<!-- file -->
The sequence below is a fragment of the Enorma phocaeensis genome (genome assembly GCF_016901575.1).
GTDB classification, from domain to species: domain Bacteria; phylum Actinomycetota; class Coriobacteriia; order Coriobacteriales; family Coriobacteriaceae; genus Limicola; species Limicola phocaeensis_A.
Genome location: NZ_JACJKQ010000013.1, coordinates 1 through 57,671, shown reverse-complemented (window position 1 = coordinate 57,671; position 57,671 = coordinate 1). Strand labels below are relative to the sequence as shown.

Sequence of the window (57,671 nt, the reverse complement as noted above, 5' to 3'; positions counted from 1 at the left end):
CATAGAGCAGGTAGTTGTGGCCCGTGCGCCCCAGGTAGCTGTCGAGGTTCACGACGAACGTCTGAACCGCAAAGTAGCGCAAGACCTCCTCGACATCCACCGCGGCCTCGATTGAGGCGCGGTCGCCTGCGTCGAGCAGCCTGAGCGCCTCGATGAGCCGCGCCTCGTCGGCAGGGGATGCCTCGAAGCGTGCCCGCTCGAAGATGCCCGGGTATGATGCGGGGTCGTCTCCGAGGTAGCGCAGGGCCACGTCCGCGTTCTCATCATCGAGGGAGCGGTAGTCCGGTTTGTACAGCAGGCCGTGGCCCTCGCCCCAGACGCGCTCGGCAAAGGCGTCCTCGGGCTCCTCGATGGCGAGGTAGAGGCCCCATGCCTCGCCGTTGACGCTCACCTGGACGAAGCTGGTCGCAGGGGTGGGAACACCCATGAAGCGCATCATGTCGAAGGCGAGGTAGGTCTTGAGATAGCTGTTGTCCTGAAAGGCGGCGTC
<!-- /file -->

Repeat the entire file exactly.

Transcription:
The sequence below is a fragment of the Enorma phocaeensis genome (genome assembly GCF_016901575.1).
GTDB classification, from domain to species: domain Bacteria; phylum Actinomycetota; class Coriobacteriia; order Coriobacteriales; family Coriobacteriaceae; genus Limicola; species Limicola phocaeensis_A.
Genome location: NZ_JACJKQ010000013.1, coordinates 1 through 57,671, shown reverse-complemented (window position 1 = coordinate 57,671; position 57,671 = coordinate 1). Strand labels below are relative to the sequence as shown.

Sequence of the window (57,671 nt, the reverse complement as noted above, 5' to 3'; positions counted from 1 at the left end):
CATAGAGCAGGTAGTTGTGGCCCGTGCGCCCCAGGTAGCTGTCGAGGTTCACGACGAACGTCTGAACCGCAAAGTAGCGCAAGACCTCCTCGACATCCACCGCGGCCTCGATTGAGGCGCGGTCGCCTGCGTCGAGCAGCCTGAGCGCCTCGATGAGCCGCGCCTCGTCGGCAGGGGATGCCTCGAAGCGTGCCCGCTCGAAGATGCCCGGGTATGATGCGGGGTCGTCTCCGAGGTAGCGCAGGGCCACGTCCGCGTTCTCATCATCGAGGGAGCGGTAGTCCGGTTTGTACAGCAGGCCGTGGCCCTCGCCCCAGACGCGCTCGGCAAAGGCGTCCTCGGGCTCCTCGATGGCGAGGTAGAGGCCCCATGCCTCGCCGTTGACGCTCACCTGGACGAAGCTGGTCGCAGGGGTGGGAACACCCATGAAGCGCATCATGTCGAAGGCGAGGTAGGTCTTGAGATAGCTGTTGTCCTGAAAGGCGGCGTC